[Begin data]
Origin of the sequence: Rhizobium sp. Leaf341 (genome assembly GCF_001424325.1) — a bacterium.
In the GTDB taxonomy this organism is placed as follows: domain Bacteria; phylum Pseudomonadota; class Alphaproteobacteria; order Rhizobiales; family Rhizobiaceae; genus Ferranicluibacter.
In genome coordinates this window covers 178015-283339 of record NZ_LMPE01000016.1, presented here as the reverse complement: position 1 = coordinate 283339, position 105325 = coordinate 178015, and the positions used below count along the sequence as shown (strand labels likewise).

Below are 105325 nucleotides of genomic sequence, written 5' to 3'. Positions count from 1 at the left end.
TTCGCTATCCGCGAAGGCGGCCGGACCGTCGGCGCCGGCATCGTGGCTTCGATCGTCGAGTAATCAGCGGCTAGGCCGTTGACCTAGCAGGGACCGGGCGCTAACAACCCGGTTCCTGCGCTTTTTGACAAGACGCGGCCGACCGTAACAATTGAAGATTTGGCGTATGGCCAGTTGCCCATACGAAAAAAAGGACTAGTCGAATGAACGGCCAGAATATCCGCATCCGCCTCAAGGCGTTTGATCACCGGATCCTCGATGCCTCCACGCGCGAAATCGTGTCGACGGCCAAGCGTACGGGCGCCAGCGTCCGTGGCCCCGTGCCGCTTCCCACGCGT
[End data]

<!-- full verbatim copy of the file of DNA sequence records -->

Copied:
Origin of the sequence: Rhizobium sp. Leaf341 (genome assembly GCF_001424325.1) — a bacterium.
In the GTDB taxonomy this organism is placed as follows: domain Bacteria; phylum Pseudomonadota; class Alphaproteobacteria; order Rhizobiales; family Rhizobiaceae; genus Ferranicluibacter.
In genome coordinates this window covers 178015-283339 of record NZ_LMPE01000016.1, presented here as the reverse complement: position 1 = coordinate 283339, position 105325 = coordinate 178015, and the positions used below count along the sequence as shown (strand labels likewise).

Below are 105325 nucleotides of genomic sequence, written 5' to 3'. Positions count from 1 at the left end.
TTCGCTATCCGCGAAGGCGGCCGGACCGTCGGCGCCGGCATCGTGGCTTCGATCGTCGAGTAATCAGCGGCTAGGCCGTTGACCTAGCAGGGACCGGGCGCTAACAACCCGGTTCCTGCGCTTTTTGACAAGACGCGGCCGACCGTAACAATTGAAGATTTGGCGTATGGCCAGTTGCCCATACGAAAAAAAGGACTAGTCGAATGAACGGCCAGAATATCCGCATCCGCCTCAAGGCGTTTGATCACCGGATCCTCGATGCCTCCACGCGCGAAATCGTGTCGACGGCCAAGCGTACGGGCGCCAGCGTCCGTGGCCCCGTGCCGCTTCCCACGCGT